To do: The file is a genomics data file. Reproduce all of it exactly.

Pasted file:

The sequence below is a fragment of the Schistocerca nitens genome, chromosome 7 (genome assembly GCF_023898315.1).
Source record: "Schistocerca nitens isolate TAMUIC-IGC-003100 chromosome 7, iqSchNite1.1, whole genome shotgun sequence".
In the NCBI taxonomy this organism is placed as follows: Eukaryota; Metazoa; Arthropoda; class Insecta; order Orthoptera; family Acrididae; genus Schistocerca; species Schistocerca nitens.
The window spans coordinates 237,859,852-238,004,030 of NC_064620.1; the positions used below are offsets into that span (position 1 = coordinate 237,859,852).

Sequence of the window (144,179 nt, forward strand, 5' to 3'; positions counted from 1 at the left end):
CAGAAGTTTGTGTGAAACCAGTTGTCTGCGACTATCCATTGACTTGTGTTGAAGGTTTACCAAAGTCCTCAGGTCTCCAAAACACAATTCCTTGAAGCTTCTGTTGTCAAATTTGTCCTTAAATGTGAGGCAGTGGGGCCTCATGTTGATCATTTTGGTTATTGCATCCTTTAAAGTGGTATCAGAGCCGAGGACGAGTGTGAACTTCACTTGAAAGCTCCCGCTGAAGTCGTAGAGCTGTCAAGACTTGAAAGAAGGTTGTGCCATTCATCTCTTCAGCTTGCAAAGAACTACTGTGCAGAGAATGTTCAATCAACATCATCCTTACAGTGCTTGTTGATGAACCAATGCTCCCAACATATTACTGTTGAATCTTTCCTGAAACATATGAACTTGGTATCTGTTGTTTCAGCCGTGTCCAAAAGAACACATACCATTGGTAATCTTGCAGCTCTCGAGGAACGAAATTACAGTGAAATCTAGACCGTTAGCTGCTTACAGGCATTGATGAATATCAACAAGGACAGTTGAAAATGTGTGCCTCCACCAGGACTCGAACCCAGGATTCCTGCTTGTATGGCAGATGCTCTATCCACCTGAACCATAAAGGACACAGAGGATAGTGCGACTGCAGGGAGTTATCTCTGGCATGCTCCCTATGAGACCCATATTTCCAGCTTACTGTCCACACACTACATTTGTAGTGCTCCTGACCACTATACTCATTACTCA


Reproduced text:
The sequence below is a fragment of the Schistocerca nitens genome, chromosome 7 (genome assembly GCF_023898315.1).
Source record: "Schistocerca nitens isolate TAMUIC-IGC-003100 chromosome 7, iqSchNite1.1, whole genome shotgun sequence".
In the NCBI taxonomy this organism is placed as follows: Eukaryota; Metazoa; Arthropoda; class Insecta; order Orthoptera; family Acrididae; genus Schistocerca; species Schistocerca nitens.
The window spans coordinates 237,859,852-238,004,030 of NC_064620.1; the positions used below are offsets into that span (position 1 = coordinate 237,859,852).

Sequence of the window (144,179 nt, forward strand, 5' to 3'; positions counted from 1 at the left end):
CAGAAGTTTGTGTGAAACCAGTTGTCTGCGACTATCCATTGACTTGTGTTGAAGGTTTACCAAAGTCCTCAGGTCTCCAAAACACAATTCCTTGAAGCTTCTGTTGTCAAATTTGTCCTTAAATGTGAGGCAGTGGGGCCTCATGTTGATCATTTTGGTTATTGCATCCTTTAAAGTGGTATCAGAGCCGAGGACGAGTGTGAACTTCACTTGAAAGCTCCCGCTGAAGTCGTAGAGCTGTCAAGACTTGAAAGAAGGTTGTGCCATTCATCTCTTCAGCTTGCAAAGAACTACTGTGCAGAGAATGTTCAATCAACATCATCCTTACAGTGCTTGTTGATGAACCAATGCTCCCAACATATTACTGTTGAATCTTTCCTGAAACATATGAACTTGGTATCTGTTGTTTCAGCCGTGTCCAAAAGAACACATACCATTGGTAATCTTGCAGCTCTCGAGGAACGAAATTACAGTGAAATCTAGACCGTTAGCTGCTTACAGGCATTGATGAATATCAACAAGGACAGTTGAAAATGTGTGCCTCCACCAGGACTCGAACCCAGGATTCCTGCTTGTATGGCAGATGCTCTATCCACCTGAACCATAAAGGACACAGAGGATAGTGCGACTGCAGGGAGTTATCTCTGGCATGCTCCCTATGAGACCCATATTTCCAGCTTACTGTCCACACACTACATTTGTAGTGCTCCTGACCACTATACTCATTACTCA